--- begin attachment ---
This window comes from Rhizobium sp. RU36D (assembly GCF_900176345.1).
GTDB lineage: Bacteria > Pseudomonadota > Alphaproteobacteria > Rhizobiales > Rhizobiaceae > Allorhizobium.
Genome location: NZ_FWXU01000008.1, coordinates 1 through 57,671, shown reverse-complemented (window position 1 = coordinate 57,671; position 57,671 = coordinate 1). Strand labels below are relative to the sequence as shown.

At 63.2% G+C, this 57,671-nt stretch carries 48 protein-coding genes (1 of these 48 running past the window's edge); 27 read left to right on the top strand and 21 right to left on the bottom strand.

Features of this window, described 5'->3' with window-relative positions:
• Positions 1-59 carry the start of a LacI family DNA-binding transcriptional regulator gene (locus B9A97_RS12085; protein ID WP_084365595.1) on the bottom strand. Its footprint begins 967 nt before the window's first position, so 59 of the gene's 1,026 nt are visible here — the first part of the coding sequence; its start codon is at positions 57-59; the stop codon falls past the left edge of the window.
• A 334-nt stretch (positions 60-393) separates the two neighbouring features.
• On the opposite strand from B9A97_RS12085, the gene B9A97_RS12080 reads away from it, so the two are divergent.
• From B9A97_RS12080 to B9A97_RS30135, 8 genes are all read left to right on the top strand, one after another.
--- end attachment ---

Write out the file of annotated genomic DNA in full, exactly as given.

This window comes from Rhizobium sp. RU36D (assembly GCF_900176345.1).
GTDB lineage: Bacteria > Pseudomonadota > Alphaproteobacteria > Rhizobiales > Rhizobiaceae > Allorhizobium.
Genome location: NZ_FWXU01000008.1, coordinates 1 through 57,671, shown reverse-complemented (window position 1 = coordinate 57,671; position 57,671 = coordinate 1). Strand labels below are relative to the sequence as shown.

At 63.2% G+C, this 57,671-nt stretch carries 48 protein-coding genes (1 of these 48 running past the window's edge); 27 read left to right on the top strand and 21 right to left on the bottom strand.

Features of this window, described 5'->3' with window-relative positions:
• Positions 1-59 carry the start of a LacI family DNA-binding transcriptional regulator gene (locus B9A97_RS12085; protein ID WP_084365595.1) on the bottom strand. Its footprint begins 967 nt before the window's first position, so 59 of the gene's 1,026 nt are visible here — the first part of the coding sequence; its start codon is at positions 57-59; the stop codon falls past the left edge of the window.
• A 334-nt stretch (positions 60-393) separates the two neighbouring features.
• On the opposite strand from B9A97_RS12085, the gene B9A97_RS12080 reads away from it, so the two are divergent.
• From B9A97_RS12080 to B9A97_RS30135, 8 genes are all read left to right on the top strand, one after another.